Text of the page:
Sen. John Kennedy, R-La., who said Republicans discussed health care during their policy lunch on Tuesday, told reporters he would like to see action on a health care bill by July 4, "but that’s not some magical date. It may take longer. We may be working on this for a while. I don’t know."

Other plans are also in suspended animation.

While the administration issued a one-page summary of a tax reform plan in April, there is no specific bill pending in Congress. Trump and aides say they want to spend up to $1 trillion to improve roads and bridges, but as yet there is no specific infrastructure plan.

There are other pressing concerns. The administration wants Congress to raise the debt ceiling, allowing the government to pay bills it has incurred, by the time of the August recess.

The administration is also pushing legislation to roll back regulations placed on banks and financial institutions during the Barack Obama administration.

Another distraction for some Republicans on Capitol Hill: presidential tweets, from feuding with the mayor of London over the weekend terrorist attacks to arguing the legal case over a proposed travel ban from certain Muslim countries.

Sen. Bob Corker, R-Tenn., told reporters Monday, "we live in a world today where unfortunately a lot of communication is taking place with 140 characters. Probably it's best to refrain from communicating with 140 characters on topics that are so important."

The controversies surrounding the Trump administration, from the travel ban to the Russia probe, have driven his average approval ratings to below 40%, an unusually low number especially for so early in a presidential term, and certainly not helpful for pushing a legislative agenda.

Rick Tyler, an MSNBC political analyst and former aide to 2016 Republican presidential candidate Ted Cruz, said "approval ratings and political capital go hand in hand in Washington," and are "the currencies provides the down payment on a legislative agenda."

He added: "Trump's intemperate tweeting has spent down his political capital to the point that he is overdrawn."

Spicer said Wednesday's meetings with lawmakers were devoted to moving bills through Congress.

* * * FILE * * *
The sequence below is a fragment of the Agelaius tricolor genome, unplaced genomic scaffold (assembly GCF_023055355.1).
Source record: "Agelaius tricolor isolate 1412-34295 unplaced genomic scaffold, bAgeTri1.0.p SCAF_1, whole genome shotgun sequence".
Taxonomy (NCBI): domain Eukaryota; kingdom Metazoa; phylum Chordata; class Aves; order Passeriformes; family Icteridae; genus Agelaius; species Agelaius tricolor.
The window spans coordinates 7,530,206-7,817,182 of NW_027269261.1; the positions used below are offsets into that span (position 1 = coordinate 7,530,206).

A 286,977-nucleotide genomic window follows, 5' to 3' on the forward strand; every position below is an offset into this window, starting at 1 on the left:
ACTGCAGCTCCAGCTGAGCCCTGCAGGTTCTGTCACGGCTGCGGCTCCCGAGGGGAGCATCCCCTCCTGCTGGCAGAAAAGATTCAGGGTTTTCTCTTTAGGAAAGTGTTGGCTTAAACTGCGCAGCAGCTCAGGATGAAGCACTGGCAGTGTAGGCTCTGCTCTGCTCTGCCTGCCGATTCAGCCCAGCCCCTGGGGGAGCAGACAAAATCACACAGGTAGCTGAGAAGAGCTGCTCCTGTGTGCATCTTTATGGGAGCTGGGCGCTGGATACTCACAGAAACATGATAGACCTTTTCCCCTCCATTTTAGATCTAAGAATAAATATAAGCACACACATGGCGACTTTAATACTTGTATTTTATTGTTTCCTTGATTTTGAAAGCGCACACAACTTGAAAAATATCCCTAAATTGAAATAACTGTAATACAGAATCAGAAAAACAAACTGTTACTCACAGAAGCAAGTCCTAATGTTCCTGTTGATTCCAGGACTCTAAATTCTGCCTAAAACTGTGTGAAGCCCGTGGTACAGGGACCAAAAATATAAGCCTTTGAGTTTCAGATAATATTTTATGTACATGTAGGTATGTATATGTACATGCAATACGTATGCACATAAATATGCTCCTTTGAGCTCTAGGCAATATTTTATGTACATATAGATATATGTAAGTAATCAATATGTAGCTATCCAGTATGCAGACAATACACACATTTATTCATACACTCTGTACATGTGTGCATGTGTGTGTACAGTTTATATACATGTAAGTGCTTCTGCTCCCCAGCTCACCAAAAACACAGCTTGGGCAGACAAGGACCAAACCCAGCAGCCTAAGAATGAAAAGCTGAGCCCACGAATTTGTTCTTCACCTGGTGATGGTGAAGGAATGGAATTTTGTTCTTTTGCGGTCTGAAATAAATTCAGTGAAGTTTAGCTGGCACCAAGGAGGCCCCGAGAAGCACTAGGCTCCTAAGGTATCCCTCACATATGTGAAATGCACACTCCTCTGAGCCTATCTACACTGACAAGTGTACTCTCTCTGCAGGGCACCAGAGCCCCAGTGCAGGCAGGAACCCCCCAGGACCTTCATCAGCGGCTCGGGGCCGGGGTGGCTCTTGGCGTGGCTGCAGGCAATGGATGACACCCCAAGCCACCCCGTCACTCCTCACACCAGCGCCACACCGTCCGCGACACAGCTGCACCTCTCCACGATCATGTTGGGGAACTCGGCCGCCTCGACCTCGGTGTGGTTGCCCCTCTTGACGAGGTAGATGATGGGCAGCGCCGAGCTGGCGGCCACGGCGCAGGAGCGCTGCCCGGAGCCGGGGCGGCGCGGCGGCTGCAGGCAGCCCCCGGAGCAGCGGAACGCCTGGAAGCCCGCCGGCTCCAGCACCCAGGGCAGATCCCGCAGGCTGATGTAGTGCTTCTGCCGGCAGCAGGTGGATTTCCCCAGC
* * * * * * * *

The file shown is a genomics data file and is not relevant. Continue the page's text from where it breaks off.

Republicans campaigned on pledges to repeal and replace Obama's health care law, the White House spokesman said, and he predicted that "they will come together" on a consensus plan. Spicer also said tax reform is complex, and "we need to get this right" while "the American worker and our infrastructure are the president’s priority.”

As for Trump's tweets, Spicer said simply: "The president is the most effective messenger on his agenda."

Trump's political position could be quite a bit different after Comey's testimony Thursday.

Associates of Comey say he the former FBI director has notes of at least one meeting in which Trump asked him to drop on an investigation into former national security adviser Michael Flynn, who is under scrutiny in both the federal and congressional Russia probes.

Trump said he fired Comey over performance issues. But he also reportedly told Russian officials that Comey is a "nut job" and that dismissing him will help get the Russia issue behind the administration. A week after Comey's firing, the Justice Department appointed ex-FBI director Robert Mueller as special counsel in charge of the Russia probe.

With Comey headed to the Hill to give lawmakers his side of the story, Duffy said Trump's legislative program has bigger problems than it simply being ill-designed and without what she called a "legitimate timetable" to get things done.

"When you have something that big floating around out there," she said, referring to Comey and the ongoing Russia probes, "it's easy to get off track."

Contributing: Eliza Collins, Deborah Berry 

© 2017 USA TODAY